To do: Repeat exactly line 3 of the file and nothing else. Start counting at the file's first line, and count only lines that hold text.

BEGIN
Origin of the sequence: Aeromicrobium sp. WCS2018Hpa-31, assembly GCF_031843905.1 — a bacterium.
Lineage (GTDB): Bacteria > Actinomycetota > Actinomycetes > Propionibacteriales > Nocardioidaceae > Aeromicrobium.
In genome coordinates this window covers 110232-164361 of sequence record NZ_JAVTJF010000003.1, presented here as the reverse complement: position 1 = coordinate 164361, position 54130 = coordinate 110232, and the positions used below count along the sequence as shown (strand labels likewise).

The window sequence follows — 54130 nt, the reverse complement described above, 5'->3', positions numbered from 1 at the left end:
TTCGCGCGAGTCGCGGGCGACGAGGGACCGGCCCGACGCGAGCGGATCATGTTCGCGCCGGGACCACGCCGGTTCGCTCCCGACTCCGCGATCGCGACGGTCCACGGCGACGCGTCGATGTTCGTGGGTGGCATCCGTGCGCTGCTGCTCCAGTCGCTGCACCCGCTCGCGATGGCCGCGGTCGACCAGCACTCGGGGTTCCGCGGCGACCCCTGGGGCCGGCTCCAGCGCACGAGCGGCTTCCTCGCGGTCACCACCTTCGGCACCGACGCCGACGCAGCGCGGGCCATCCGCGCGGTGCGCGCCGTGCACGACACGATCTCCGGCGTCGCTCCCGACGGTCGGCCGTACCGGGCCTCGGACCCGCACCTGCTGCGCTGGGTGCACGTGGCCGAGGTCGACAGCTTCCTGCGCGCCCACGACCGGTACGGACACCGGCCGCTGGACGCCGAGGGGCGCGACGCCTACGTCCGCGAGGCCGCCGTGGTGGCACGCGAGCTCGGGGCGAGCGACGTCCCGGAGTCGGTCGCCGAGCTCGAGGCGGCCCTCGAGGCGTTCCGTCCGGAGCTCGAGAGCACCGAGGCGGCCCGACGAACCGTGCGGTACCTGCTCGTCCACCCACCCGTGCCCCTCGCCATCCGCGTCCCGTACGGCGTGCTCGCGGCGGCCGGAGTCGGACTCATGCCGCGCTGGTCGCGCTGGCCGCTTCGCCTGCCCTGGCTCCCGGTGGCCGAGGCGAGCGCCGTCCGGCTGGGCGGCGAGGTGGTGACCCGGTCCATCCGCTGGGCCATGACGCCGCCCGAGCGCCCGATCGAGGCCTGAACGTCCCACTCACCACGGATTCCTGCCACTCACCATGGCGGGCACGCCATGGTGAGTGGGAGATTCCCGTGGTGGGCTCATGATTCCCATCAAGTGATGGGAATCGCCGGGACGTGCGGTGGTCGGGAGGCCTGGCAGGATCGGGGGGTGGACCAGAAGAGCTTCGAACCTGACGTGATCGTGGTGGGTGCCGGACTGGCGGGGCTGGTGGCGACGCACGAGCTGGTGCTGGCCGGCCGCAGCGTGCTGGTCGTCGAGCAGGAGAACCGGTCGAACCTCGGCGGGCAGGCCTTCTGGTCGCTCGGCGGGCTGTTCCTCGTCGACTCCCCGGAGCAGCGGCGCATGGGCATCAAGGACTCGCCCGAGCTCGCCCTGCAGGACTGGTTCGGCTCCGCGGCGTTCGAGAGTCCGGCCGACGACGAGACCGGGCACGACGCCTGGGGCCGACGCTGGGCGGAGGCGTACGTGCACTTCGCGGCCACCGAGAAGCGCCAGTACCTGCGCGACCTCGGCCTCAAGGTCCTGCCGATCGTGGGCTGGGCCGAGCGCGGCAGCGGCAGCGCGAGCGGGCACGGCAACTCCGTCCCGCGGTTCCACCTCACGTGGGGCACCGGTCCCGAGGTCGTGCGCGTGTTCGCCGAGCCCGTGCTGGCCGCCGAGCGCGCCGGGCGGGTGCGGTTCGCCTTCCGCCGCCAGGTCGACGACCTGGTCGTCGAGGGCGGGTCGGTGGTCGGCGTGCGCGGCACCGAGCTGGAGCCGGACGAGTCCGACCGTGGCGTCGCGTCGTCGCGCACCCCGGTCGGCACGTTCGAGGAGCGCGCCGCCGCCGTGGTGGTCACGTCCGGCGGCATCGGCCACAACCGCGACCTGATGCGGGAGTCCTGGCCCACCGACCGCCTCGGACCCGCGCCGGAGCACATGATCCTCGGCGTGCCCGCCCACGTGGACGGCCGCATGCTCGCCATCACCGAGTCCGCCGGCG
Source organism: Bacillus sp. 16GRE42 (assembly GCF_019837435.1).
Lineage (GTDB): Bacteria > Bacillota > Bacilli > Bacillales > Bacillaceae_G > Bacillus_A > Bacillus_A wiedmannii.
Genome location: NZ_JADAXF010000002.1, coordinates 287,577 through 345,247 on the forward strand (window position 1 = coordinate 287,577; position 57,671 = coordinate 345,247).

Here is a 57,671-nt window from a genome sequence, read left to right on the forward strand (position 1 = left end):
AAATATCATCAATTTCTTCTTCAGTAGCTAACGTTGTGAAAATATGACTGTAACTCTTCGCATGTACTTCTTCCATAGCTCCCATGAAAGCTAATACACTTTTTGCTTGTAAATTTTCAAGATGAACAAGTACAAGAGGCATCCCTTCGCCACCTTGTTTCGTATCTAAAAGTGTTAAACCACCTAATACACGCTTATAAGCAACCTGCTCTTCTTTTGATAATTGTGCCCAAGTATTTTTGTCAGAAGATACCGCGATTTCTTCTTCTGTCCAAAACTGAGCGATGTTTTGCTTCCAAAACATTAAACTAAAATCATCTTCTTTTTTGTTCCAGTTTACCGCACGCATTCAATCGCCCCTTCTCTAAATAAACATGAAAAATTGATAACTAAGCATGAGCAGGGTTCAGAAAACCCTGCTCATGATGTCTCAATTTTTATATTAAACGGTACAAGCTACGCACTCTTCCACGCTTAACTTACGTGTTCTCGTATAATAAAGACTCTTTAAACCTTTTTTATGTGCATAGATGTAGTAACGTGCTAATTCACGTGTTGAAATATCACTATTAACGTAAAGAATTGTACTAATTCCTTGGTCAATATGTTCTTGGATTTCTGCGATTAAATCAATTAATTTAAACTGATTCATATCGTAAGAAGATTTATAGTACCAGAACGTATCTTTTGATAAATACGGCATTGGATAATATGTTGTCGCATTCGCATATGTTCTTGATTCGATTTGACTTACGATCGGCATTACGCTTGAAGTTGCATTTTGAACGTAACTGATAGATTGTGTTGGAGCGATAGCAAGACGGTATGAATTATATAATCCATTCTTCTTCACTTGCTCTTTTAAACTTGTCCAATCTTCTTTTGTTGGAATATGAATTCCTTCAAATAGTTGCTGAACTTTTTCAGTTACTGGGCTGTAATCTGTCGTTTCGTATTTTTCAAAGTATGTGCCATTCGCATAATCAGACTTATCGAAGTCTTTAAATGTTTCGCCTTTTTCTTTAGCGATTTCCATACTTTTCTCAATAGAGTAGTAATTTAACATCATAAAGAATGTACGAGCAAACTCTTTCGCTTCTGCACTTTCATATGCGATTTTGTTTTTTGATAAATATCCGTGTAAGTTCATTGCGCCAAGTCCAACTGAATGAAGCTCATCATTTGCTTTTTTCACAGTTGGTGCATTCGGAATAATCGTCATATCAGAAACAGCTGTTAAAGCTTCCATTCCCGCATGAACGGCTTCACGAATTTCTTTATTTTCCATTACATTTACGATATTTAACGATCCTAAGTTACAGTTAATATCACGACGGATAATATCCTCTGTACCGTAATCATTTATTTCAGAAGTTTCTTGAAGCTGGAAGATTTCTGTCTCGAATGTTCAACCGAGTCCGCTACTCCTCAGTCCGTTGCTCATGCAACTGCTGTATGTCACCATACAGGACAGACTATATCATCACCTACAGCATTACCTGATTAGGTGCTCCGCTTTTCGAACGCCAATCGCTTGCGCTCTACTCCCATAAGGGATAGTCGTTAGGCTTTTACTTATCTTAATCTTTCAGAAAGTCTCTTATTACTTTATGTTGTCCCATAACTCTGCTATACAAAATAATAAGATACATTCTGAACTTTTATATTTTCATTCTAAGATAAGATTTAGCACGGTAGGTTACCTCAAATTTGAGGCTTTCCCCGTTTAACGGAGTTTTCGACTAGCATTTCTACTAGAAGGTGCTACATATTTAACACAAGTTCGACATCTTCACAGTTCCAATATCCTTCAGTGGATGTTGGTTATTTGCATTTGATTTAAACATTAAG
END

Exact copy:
In genome coordinates this window covers 110232-164361 of sequence record NZ_JAVTJF010000003.1, presented here as the reverse complement: position 1 = coordinate 164361, position 54130 = coordinate 110232, and the positions used below count along the sequence as shown (strand labels likewise).